"Critical CSS is a must-have for a good pagespeed and core web vitals score". I saw this statement passing by recently, and although using critical CSS myself, such claim comes with nuance.
In a time where Core Web Vitals is becoming more popular due to the upcoming Google ranking update (May 2021), more organisations like to use clickbait titles to attract readers and (obviously) potential customers. Critical CSS technique is part of this. Even Magento introduced CSS critical path as part of version 2.3.3.
Such increasing focus on pagespeed obviously is a good thing, but the benefits of optimizing should outweigh the costs for website developers or clients. So, here is a nuanced take on critical CSS.
Critical CSS won't improve your Core Web Vitals
Such heading could actually be clickbait as well. However, let's look at the impact of critical CSS and Core Web Vitals from a technical perspective:
- Critical CSS will improve First Contentful Paint metric (FCP) and thus perceived performance (when implemented correctly);
- However, the FCP metric isn't part of Core Web Vitals;
- Moreover, browsers already continue parsing HTML in case of render blocking CSS;
- So, critical CSS alone isn't likely to improve Core Web Vitals metrics.
Regressed Core Web Vitals
Let's look at critical CSS from another perspective:
- Most critical CSS implementations result in more layout shifts due to incomplete CSS, negatively impacting your Core Web Vitals as CLS will increase;
- Additionally, lazyloading of all other CSS is often still done too aggressively as
rel=preloadis being used;
- This has the risk of negatively impacting other metrics, such as LCP (actually part of Core Web Vitals) and onLoad metric. You might have learned before that you should use preloading with care.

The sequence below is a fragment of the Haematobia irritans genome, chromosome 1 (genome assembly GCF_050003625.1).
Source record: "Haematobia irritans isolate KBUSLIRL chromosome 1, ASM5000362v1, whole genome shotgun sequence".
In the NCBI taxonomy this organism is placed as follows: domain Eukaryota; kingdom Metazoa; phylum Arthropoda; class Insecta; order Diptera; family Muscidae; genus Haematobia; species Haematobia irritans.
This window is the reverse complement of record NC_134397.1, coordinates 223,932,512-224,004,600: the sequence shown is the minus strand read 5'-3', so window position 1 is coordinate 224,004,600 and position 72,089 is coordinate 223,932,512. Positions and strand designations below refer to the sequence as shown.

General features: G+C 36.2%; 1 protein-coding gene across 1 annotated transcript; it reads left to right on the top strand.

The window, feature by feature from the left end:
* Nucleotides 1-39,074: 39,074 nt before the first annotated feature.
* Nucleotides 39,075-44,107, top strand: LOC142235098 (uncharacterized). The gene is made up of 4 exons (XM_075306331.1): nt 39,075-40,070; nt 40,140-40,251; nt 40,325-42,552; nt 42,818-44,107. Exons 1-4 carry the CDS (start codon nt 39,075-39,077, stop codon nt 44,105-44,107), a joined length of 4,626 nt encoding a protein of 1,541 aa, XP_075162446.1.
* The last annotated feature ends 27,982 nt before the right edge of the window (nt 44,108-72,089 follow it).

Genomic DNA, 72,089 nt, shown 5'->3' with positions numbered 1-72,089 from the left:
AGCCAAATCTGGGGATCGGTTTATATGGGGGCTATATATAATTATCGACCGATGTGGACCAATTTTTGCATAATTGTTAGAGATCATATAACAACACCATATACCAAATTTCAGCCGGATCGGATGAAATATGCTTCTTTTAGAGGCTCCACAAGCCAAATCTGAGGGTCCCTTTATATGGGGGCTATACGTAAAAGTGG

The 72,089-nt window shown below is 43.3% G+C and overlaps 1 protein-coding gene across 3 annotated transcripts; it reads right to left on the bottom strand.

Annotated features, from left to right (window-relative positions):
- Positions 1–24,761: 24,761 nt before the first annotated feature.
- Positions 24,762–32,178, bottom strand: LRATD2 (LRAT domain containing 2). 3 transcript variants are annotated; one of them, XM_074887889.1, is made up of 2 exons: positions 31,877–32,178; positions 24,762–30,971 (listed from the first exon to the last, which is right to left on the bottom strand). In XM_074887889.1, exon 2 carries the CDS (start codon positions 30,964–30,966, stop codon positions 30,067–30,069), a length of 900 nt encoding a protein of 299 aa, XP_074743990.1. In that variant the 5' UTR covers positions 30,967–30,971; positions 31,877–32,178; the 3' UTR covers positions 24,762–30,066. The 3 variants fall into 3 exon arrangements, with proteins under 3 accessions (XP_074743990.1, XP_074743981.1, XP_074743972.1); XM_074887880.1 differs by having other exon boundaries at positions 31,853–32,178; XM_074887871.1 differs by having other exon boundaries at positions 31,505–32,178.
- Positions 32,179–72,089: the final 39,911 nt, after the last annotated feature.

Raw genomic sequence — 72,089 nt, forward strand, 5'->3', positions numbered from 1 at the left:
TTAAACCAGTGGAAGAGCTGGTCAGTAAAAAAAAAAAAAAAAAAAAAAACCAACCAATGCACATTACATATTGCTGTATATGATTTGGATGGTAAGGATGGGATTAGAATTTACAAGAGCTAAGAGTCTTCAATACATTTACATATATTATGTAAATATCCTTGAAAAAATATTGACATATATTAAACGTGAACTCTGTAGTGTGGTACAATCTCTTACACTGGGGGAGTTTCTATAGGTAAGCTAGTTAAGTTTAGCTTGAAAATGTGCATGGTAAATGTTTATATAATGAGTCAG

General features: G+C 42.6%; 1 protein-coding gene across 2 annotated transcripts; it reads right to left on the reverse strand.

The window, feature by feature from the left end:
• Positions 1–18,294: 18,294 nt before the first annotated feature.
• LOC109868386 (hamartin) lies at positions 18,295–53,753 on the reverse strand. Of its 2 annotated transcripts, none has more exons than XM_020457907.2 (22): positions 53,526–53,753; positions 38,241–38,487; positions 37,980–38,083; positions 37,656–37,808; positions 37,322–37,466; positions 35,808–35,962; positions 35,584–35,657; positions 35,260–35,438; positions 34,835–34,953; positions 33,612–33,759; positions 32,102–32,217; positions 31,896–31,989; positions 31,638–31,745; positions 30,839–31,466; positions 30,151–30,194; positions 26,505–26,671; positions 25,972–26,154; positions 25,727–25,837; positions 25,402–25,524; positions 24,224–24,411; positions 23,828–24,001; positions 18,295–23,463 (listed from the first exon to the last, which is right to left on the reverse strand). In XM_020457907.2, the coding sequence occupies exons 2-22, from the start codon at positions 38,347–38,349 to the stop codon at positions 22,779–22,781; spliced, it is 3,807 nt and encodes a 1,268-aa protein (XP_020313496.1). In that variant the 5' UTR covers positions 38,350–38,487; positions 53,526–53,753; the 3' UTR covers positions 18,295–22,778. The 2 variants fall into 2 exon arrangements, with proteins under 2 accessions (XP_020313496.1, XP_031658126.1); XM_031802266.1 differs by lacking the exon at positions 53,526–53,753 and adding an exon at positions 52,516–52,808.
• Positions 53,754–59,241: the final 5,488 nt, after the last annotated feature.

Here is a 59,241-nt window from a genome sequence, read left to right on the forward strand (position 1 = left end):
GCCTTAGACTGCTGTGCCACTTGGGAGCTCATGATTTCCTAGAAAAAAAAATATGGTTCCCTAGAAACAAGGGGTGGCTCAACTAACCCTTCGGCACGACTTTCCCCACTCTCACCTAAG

preloadfetches files very early, at the highest priority, potentially deprioritizing other important downloads, and that may be higher priority than you actually need for non-critical CSS.
So, instead of improving anything at all, chances are you might end up having a worse CLS and LCP score, putting you further away from passing Core Web Vitals and resulting in more development hours.
So, beware of what you're reading and be sure to test the outcomes yourself. Especially as critical CSS is one of the pagespeed optimizations which might take quite a bit of time.
How to actually do critical CSS
How beneficial critical CSS strategy will be, also depends on your audience and other pagespeed best practices. For example, if you aren't using a CDN, critical CSS might keep FCP and user engagement as low as possible. If your typical user doesn't have a short attention span or mostly is just browsing, critical CSS could be a very good approach.
If you consider implementing it, be sure to:
- use media=print to lazyload CSS less aggressively:
<link rel=stylesheet href="/path/to/my.css" media=print onload="this.media='all'">
- sounds weird right? Well, all browsers will download this file (browsers do this so that it is even there when printing while being offline);
- then, on load, the print stylesheet is changed to a CSS for all media types: you just properly lazyloaded your CSS;
- and it won't deprioritize other important downloads!
Critical CSS on Performance Planet
Last year, I had the opportunity to write an article for perf planet's yearly performance calendar (each year in December). My pick of the year? Critical CSS.
So, if you want more code examples to go with this article or you would like to learn more about my critical CSS approach, then be sure to head over to perfplanet.com.